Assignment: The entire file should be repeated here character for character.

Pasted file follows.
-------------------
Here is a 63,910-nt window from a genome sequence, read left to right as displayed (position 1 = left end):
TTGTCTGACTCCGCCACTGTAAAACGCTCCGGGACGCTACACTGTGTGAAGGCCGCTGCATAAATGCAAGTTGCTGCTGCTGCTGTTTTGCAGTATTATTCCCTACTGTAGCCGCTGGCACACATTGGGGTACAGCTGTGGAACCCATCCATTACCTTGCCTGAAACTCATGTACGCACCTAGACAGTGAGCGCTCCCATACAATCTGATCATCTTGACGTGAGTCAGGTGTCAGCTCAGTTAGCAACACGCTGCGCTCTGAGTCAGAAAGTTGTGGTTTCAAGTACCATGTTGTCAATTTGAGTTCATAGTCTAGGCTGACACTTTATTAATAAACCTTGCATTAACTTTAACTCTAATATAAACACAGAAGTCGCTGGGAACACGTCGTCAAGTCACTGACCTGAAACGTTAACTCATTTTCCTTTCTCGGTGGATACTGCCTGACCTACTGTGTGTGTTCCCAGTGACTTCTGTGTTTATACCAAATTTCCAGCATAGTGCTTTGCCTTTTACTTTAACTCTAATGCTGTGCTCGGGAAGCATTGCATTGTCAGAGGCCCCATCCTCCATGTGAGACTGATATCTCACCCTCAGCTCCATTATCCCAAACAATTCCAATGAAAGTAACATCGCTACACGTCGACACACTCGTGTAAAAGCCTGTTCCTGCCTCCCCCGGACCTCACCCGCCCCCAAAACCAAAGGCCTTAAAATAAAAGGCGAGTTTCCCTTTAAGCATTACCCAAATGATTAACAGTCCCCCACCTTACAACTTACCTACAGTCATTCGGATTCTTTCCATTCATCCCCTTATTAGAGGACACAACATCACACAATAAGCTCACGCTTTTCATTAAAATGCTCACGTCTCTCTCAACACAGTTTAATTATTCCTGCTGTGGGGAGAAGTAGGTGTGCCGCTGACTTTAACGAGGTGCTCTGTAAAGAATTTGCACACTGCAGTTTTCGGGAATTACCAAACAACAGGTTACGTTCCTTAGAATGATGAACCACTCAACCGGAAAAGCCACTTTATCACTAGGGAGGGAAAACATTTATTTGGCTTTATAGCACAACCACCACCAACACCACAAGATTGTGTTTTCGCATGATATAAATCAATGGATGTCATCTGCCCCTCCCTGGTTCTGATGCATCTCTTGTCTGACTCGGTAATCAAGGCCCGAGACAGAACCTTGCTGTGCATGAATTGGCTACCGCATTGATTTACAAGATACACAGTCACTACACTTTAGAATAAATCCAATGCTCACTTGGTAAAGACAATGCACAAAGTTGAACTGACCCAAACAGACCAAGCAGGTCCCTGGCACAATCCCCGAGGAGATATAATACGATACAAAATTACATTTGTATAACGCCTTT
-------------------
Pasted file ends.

Here is a 63,910-nt window from a genome sequence, read left to right as displayed (position 1 = left end):
TTGTCTGACTCCGCCACTGTAAAACGCTCCGGGACGCTACACTGTGTGAAGGCCGCTGCATAAATGCAAGTTGCTGCTGCTGCTGTTTTGCAGTATTATTCCCTACTGTAGCCGCTGGCACACATTGGGGTACAGCTGTGGAACCCATCCATTACCTTGCCTGAAACTCATGTACGCACCTAGACAGTGAGCGCTCCCATACAATCTGATCATCTTGACGTGAGTCAGGTGTCAGCTCAGTTAGCAACACGCTGCGCTCTGAGTCAGAAAGTTGTGGTTTCAAGTACCATGTTGTCAATTTGAGTTCATAGTCTAGGCTGACACTTTATTAATAAACCTTGCATTAACTTTAACTCTAATATAAACACAGAAGTCGCTGGGAACACGTCGTCAAGTCACTGACCTGAAACGTTAACTCATTTTCCTTTCTCGGTGGATACTGCCTGACCTACTGTGTGTGTTCCCAGTGACTTCTGTGTTTATACCAAATTTCCAGCATAGTGCTTTGCCTTTTACTTTAACTCTAATGCTGTGCTCGGGAAGCATTGCATTGTCAGAGGCCCCATCCTCCATGTGAGACTGATATCTCACCCTCAGCTCCATTATCCCAAACAATTCCAATGAAAGTAACATCGCTACACGTCGACACACTCGTGTAAAAGCCTGTTCCTGCCTCCCCCGGACCTCACCCGCCCCCAAAACCAAAGGCCTTAAAATAAAAGGCGAGTTTCCCTTTAAGCATTACCCAAATGATTAACAGTCCCCCACCTTACAACTTACCTACAGTCATTCGGATTCTTTCCATTCATCCCCTTATTAGAGGACACAACATCACACAATAAGCTCACGCTTTTCATTAAAATGCTCACGTCTCTCTCAACACAGTTTAATTATTCCTGCTGTGGGGAGAAGTAGGTGTGCCGCTGACTTTAACGAGGTGCTCTGTAAAGAATTTGCACACTGCAGTTTTCGGGAATTACCAAACAACAGGTTACGTTCCTTAGAATGATGAACCACTCAACCGGAAAAGCCACTTTATCACTAGGGAGGGAAAACATTTATTTGGCTTTATAGCACAACCACCACCAACACCACAAGATTGTGTTTTCGCATGATATAAATCAATGGATGTCATCTGCCCCTCCCTGGTTCTGATGCATCTCTTGTCTGACTCGGTAATCAAGGCCCGAGACAGAACCTTGCTGTGCATGAATTGGCTACCGCATTGATTTACAAGATACACAGTCACTACACTTTAGAATAAATCCAATGCTCACTTGGTAAAGACAATGCACAAAGTTGAACTGACCCAAACAGACCAAGCAGGTCCCTGGCACAATCCCCGAGGAGATATAATACGATACAAAATTACATTTGTATAACGCCTTT